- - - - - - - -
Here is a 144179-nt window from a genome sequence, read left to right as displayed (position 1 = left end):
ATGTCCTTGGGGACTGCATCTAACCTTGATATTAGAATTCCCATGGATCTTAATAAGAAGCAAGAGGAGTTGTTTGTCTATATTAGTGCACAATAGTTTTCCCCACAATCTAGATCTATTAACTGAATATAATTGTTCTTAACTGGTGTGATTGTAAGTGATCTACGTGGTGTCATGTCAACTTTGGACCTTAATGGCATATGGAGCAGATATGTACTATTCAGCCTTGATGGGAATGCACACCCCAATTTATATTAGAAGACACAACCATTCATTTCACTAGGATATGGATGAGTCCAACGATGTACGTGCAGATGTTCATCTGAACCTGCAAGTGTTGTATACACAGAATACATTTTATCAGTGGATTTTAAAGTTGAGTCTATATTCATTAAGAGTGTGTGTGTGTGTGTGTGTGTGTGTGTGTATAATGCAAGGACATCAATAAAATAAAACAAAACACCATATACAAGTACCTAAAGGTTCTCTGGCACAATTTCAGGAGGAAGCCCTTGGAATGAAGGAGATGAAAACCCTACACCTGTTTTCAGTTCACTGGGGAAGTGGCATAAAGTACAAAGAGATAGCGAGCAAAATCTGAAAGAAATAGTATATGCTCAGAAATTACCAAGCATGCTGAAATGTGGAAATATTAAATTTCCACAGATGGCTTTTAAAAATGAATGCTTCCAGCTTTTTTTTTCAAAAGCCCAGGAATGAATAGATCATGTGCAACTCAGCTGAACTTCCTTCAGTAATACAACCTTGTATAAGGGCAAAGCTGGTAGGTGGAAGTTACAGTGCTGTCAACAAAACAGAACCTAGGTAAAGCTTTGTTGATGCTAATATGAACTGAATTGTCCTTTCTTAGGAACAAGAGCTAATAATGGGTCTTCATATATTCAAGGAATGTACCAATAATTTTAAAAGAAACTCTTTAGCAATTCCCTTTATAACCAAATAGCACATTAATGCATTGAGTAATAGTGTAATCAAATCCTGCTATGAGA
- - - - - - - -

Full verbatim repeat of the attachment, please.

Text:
Here is a 144179-nt window from a genome sequence, read left to right as displayed (position 1 = left end):
ATGTCCTTGGGGACTGCATCTAACCTTGATATTAGAATTCCCATGGATCTTAATAAGAAGCAAGAGGAGTTGTTTGTCTATATTAGTGCACAATAGTTTTCCCCACAATCTAGATCTATTAACTGAATATAATTGTTCTTAACTGGTGTGATTGTAAGTGATCTACGTGGTGTCATGTCAACTTTGGACCTTAATGGCATATGGAGCAGATATGTACTATTCAGCCTTGATGGGAATGCACACCCCAATTTATATTAGAAGACACAACCATTCATTTCACTAGGATATGGATGAGTCCAACGATGTACGTGCAGATGTTCATCTGAACCTGCAAGTGTTGTATACACAGAATACATTTTATCAGTGGATTTTAAAGTTGAGTCTATATTCATTAAGAGTGTGTGTGTGTGTGTGTGTGTGTGTGTGTATAATGCAAGGACATCAATAAAATAAAACAAAACACCATATACAAGTACCTAAAGGTTCTCTGGCACAATTTCAGGAGGAAGCCCTTGGAATGAAGGAGATGAAAACCCTACACCTGTTTTCAGTTCACTGGGGAAGTGGCATAAAGTACAAAGAGATAGCGAGCAAAATCTGAAAGAAATAGTATATGCTCAGAAATTACCAAGCATGCTGAAATGTGGAAATATTAAATTTCCACAGATGGCTTTTAAAAATGAATGCTTCCAGCTTTTTTTTTCAAAAGCCCAGGAATGAATAGATCATGTGCAACTCAGCTGAACTTCCTTCAGTAATACAACCTTGTATAAGGGCAAAGCTGGTAGGTGGAAGTTACAGTGCTGTCAACAAAACAGAACCTAGGTAAAGCTTTGTTGATGCTAATATGAACTGAATTGTCCTTTCTTAGGAACAAGAGCTAATAATGGGTCTTCATATATTCAAGGAATGTACCAATAATTTTAAAAGAAACTCTTTAGCAATTCCCTTTATAACCAAATAGCACATTAATGCATTGAGTAATAGTGTAATCAAATCCTGCTATGAGA